Do you ever go through the clothes in your closet like I do and say, “This goes. This stays. I’ve had this since high school!”

It’s really fun when your favorite high school sweater is back in style! And, as you know, letter jackets NEVER go out of style.

Have you had some of your window treatments almost as long as that old sweater?

You might actually be lucky and discover that the draperies your grandma gave you when you moved into your first house are back IN style. Or maybe the style is back, but the color or pattern is OUT.

I thought it would be fun to take a look at some of those old styles and see if they’re in the “toss this immediately” pile or “this could work with a makeover” pile, or possibly “this is so IN again” pile.

Working in this industry for over 20 years means that I have seen A LOT of trends come and go. Roman shades, draperies and cornice boards are still popular. Swags and fun valances went out, but seem to be making a comeback. I was very happy to see that most of the window treatments I worked on over the years would still look great today, and be in style, because they’re classic looks that stand the test of time.

One of the main things that stuck out as being dated, though, was COLOR. The color of the fabrics dated them, as well as the colors on the walls of homes. If you go back twenty or more years, the most popular paint colors were yellows, especially in the mustard yellow family, and sage green. Fabrics tended to be red, gold or jewel tones.

We used a lot of tassel trims back then, whereas now we see more banded trims. But, guess what, I am starting to see tassels coming around again.

 In hardware, light walnut finishes are not used much right now. Golds (believe it or not) and polished nickel metals, as well as darker wood finishes, are more prevalent.

As far as drapery styles go – tab tops, rod pockets and puddled drapes are OUT.

Let’s take a look at some examples of projects I worked on years ago and how I’d update them:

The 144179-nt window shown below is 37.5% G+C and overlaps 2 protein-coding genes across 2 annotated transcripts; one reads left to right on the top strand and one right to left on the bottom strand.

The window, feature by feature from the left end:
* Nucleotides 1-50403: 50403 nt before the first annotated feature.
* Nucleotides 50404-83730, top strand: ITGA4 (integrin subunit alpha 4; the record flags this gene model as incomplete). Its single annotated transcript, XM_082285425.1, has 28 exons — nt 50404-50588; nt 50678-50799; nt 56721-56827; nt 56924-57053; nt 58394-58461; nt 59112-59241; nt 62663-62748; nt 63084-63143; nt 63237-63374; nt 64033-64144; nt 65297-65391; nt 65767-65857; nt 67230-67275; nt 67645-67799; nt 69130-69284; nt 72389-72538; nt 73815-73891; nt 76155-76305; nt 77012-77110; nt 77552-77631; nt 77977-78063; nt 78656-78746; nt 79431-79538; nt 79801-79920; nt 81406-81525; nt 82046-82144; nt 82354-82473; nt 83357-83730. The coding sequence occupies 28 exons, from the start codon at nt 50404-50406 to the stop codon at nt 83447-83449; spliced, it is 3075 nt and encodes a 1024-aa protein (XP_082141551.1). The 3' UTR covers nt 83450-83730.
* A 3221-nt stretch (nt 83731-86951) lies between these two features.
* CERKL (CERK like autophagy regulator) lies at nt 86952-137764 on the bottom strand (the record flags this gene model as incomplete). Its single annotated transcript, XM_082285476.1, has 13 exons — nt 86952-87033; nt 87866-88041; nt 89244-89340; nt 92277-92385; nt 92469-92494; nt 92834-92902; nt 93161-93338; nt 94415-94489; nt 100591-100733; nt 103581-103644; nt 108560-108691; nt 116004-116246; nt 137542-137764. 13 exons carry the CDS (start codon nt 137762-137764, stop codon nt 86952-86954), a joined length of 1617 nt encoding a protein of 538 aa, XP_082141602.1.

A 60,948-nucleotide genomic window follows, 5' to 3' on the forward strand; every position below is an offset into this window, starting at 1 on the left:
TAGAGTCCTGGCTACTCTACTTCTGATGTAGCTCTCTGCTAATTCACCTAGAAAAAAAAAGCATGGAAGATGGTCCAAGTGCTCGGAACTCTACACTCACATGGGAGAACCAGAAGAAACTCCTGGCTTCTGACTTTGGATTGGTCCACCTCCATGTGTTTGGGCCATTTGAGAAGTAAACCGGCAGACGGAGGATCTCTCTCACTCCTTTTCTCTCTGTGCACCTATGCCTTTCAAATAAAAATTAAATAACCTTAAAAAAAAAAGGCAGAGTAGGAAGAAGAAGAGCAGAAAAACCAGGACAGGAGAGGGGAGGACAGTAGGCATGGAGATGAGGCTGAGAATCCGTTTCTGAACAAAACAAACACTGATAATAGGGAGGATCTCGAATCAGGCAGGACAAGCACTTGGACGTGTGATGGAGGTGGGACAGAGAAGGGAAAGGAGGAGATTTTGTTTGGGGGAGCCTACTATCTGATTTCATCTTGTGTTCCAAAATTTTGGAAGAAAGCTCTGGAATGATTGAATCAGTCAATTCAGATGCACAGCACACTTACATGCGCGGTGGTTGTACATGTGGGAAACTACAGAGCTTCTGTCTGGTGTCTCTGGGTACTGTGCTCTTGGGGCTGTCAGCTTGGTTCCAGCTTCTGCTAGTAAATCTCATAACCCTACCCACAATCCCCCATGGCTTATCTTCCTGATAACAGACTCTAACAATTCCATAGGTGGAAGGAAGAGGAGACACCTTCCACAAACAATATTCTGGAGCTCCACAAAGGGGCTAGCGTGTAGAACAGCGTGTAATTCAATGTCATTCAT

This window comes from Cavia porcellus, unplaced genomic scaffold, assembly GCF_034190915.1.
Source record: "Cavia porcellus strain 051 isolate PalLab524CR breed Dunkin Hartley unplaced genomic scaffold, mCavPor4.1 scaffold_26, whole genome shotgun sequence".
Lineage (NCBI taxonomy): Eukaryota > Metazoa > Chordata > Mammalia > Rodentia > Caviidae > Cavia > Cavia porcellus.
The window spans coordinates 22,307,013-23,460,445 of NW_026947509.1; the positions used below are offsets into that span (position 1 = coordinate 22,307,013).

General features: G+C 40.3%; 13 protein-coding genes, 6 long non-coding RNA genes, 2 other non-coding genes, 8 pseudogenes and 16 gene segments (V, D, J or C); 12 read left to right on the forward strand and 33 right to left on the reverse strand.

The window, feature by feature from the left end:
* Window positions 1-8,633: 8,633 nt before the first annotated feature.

For the project below, I would update the wall color and use a linen or cotton fabric in a different pattern – and something other than gold and red. The color would be dependent upon the wall color. Neutrals, blues and greys are very popular.

I don’t mind the fabric in this next project, as long as the wall color was updated. I would not use clip rings. I would use a fatter diameter rod, maybe raise it slightly, and make the valance slightly longer. 

The neutral wall color in the photo below is fine, but the gold and red colors of the fabric are outdated. And I would use a less heavy fabric than silk—probably a linen or cotton. 

 In this project, the traditional fabric is fine, but I’d install the rod above the arched transom window to make the room look taller. I’d use a nice decorative rod and finials. And I’d get rid of the valance. I would also use rings instead of the tabs you see on top.  Now, the drapes would hang straight and stack further off the window onto the wall, so they wouldn’t block as much light or the view. 

The plaid draperies in this photo look dated because of the colors and the slight puddling of the fabric on the floor. If I were doing this one today, I would recommend a different paint color for their walls–something a lot lighter, or if they preferred a dark color, I’d suggest a dark blue.  I would use a fatter diameter rod and raise it slightly closer to the ceiling/beam. I’d recommend a floral fabric or a solid with a banded trim down the lead edge of the drapes, with a complimentary cording on the valance. And the drapes would hang about ¼” off the floor—no pudding allowed! 

Even though these two photos with the gold fabrics are puddled and have “dated” elements, they are still very classic and stylish. Finally, as I always tell my clients – it doesn’t matter what the trends are. It has to make YOU happy. Like in fashion, not all trends are for everyone. In a few years, I’m sure all the grays being used today will look dated. But, if you’ve decided it is time to give your window treatments an update, you know where to find me. I’d be happy to help.

April 2024 Custom Creations Quarterly Magazine

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